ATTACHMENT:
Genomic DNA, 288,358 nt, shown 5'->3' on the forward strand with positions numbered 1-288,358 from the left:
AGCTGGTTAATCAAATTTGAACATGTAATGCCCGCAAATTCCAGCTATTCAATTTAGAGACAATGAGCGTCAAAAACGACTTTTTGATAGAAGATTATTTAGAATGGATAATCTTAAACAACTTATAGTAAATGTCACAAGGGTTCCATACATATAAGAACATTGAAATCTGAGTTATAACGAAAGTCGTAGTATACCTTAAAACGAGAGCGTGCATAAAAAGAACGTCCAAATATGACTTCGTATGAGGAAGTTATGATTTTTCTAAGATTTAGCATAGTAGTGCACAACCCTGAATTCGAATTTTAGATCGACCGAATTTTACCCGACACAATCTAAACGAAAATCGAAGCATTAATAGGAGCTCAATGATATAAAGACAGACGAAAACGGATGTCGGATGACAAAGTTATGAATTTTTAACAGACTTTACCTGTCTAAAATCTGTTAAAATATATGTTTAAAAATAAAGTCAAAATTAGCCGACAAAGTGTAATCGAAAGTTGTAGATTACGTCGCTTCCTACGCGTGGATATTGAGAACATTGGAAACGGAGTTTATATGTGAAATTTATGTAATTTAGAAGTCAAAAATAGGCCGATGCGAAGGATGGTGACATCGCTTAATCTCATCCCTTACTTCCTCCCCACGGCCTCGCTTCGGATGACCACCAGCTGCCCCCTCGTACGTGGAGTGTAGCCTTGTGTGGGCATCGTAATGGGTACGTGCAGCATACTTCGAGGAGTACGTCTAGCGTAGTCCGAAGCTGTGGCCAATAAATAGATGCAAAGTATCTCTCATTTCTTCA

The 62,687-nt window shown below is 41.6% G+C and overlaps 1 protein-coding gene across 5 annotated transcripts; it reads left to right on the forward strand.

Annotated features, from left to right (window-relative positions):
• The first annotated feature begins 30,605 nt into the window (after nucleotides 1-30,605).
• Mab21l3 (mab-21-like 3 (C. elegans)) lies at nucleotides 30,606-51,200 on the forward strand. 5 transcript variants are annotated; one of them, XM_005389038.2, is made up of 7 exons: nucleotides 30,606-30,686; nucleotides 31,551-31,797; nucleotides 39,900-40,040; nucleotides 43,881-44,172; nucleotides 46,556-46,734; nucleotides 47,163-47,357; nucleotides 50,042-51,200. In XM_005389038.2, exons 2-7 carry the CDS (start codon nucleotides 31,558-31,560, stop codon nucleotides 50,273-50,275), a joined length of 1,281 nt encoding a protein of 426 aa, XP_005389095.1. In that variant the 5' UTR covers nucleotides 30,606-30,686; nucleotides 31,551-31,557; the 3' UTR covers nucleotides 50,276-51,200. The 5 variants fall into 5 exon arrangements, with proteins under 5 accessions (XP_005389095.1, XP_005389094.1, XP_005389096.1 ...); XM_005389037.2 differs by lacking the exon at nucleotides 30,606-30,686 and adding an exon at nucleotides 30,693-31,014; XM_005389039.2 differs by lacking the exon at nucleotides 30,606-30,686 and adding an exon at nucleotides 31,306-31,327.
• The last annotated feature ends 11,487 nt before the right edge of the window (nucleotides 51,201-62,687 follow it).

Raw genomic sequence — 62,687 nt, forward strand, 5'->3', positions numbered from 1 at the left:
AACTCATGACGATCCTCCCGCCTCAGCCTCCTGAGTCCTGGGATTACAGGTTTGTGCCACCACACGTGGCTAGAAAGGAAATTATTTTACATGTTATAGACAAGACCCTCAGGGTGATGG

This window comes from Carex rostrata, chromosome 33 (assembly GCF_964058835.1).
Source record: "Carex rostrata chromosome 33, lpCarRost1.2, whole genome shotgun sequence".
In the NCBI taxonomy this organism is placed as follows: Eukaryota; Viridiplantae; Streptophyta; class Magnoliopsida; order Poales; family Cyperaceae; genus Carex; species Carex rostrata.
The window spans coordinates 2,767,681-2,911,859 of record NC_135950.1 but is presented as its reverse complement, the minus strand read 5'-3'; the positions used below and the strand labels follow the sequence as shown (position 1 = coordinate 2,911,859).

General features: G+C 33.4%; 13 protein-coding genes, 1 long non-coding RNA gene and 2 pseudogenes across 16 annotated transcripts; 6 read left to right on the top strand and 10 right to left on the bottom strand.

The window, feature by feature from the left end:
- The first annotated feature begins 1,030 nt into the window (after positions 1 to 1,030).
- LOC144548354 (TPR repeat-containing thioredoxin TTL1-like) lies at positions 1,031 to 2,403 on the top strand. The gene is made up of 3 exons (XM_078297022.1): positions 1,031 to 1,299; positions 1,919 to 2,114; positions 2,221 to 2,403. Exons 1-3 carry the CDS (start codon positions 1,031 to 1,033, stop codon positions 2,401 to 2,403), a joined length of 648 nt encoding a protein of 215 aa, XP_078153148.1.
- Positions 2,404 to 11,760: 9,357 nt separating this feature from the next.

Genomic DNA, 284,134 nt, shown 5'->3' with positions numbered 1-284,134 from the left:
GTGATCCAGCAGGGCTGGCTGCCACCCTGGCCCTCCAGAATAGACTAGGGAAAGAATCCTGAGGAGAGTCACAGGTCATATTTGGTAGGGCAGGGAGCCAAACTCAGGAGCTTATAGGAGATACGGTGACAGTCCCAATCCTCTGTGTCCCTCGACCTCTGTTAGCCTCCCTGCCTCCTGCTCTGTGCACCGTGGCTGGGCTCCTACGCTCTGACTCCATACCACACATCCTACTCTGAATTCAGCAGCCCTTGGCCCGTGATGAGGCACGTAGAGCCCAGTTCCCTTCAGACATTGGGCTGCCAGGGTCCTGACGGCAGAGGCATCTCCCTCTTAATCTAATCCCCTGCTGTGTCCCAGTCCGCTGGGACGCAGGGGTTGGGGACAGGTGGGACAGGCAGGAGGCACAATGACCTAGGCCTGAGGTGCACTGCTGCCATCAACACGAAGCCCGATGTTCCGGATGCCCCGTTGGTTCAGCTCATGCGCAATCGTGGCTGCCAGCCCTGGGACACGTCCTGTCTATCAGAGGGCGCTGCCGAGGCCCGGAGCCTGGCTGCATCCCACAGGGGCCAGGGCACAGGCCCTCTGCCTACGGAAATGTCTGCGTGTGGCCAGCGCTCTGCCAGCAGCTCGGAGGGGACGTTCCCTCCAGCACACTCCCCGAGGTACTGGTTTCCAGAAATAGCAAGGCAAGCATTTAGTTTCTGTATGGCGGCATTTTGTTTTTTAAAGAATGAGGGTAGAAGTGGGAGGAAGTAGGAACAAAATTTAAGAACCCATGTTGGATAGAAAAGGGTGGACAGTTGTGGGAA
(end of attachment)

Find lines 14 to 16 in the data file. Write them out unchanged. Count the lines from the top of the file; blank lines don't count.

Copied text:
General features: G+C 33.4%; 13 protein-coding genes, 1 long non-coding RNA gene and 2 pseudogenes across 16 annotated transcripts; 6 read left to right on the top strand and 10 right to left on the bottom strand.

The window, feature by feature from the left end:
- The first annotated feature begins 1,030 nt into the window (after positions 1 to 1,030).